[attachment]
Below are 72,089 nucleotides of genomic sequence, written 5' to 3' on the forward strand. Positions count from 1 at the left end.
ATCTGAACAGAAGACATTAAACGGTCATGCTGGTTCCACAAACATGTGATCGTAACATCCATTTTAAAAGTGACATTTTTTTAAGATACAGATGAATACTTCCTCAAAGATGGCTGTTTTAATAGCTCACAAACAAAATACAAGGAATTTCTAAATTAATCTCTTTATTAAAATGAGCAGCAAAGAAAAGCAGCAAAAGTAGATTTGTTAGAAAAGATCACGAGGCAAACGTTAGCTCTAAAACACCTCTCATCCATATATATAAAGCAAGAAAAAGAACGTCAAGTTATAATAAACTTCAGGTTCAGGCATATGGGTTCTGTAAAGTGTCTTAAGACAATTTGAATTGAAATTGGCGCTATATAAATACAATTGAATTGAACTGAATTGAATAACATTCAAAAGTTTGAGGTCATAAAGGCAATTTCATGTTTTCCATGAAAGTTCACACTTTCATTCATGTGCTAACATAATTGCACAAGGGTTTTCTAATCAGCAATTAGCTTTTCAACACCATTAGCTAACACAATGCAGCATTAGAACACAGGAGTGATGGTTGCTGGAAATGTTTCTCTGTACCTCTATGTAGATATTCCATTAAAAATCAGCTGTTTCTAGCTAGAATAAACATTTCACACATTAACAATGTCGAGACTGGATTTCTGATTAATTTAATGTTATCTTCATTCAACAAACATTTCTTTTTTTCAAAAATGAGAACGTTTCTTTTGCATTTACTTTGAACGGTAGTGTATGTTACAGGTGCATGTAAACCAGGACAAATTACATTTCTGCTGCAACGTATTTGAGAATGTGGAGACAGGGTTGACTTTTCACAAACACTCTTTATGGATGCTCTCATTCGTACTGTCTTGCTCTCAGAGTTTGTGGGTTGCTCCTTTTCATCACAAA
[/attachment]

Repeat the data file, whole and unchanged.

Below are 72,089 nucleotides of genomic sequence, written 5' to 3' on the forward strand. Positions count from 1 at the left end.
ATCTGAACAGAAGACATTAAACGGTCATGCTGGTTCCACAAACATGTGATCGTAACATCCATTTTAAAAGTGACATTTTTTTAAGATACAGATGAATACTTCCTCAAAGATGGCTGTTTTAATAGCTCACAAACAAAATACAAGGAATTTCTAAATTAATCTCTTTATTAAAATGAGCAGCAAAGAAAAGCAGCAAAAGTAGATTTGTTAGAAAAGATCACGAGGCAAACGTTAGCTCTAAAACACCTCTCATCCATATATATAAAGCAAGAAAAAGAACGTCAAGTTATAATAAACTTCAGGTTCAGGCATATGGGTTCTGTAAAGTGTCTTAAGACAATTTGAATTGAAATTGGCGCTATATAAATACAATTGAATTGAACTGAATTGAATAACATTCAAAAGTTTGAGGTCATAAAGGCAATTTCATGTTTTCCATGAAAGTTCACACTTTCATTCATGTGCTAACATAATTGCACAAGGGTTTTCTAATCAGCAATTAGCTTTTCAACACCATTAGCTAACACAATGCAGCATTAGAACACAGGAGTGATGGTTGCTGGAAATGTTTCTCTGTACCTCTATGTAGATATTCCATTAAAAATCAGCTGTTTCTAGCTAGAATAAACATTTCACACATTAACAATGTCGAGACTGGATTTCTGATTAATTTAATGTTATCTTCATTCAACAAACATTTCTTTTTTTCAAAAATGAGAACGTTTCTTTTGCATTTACTTTGAACGGTAGTGTATGTTACAGGTGCATGTAAACCAGGACAAATTACATTTCTGCTGCAACGTATTTGAGAATGTGGAGACAGGGTTGACTTTTCACAAACACTCTTTATGGATGCTCTCATTCGTACTGTCTTGCTCTCAGAGTTTGTGGGTTGCTCCTTTTCATCACAAA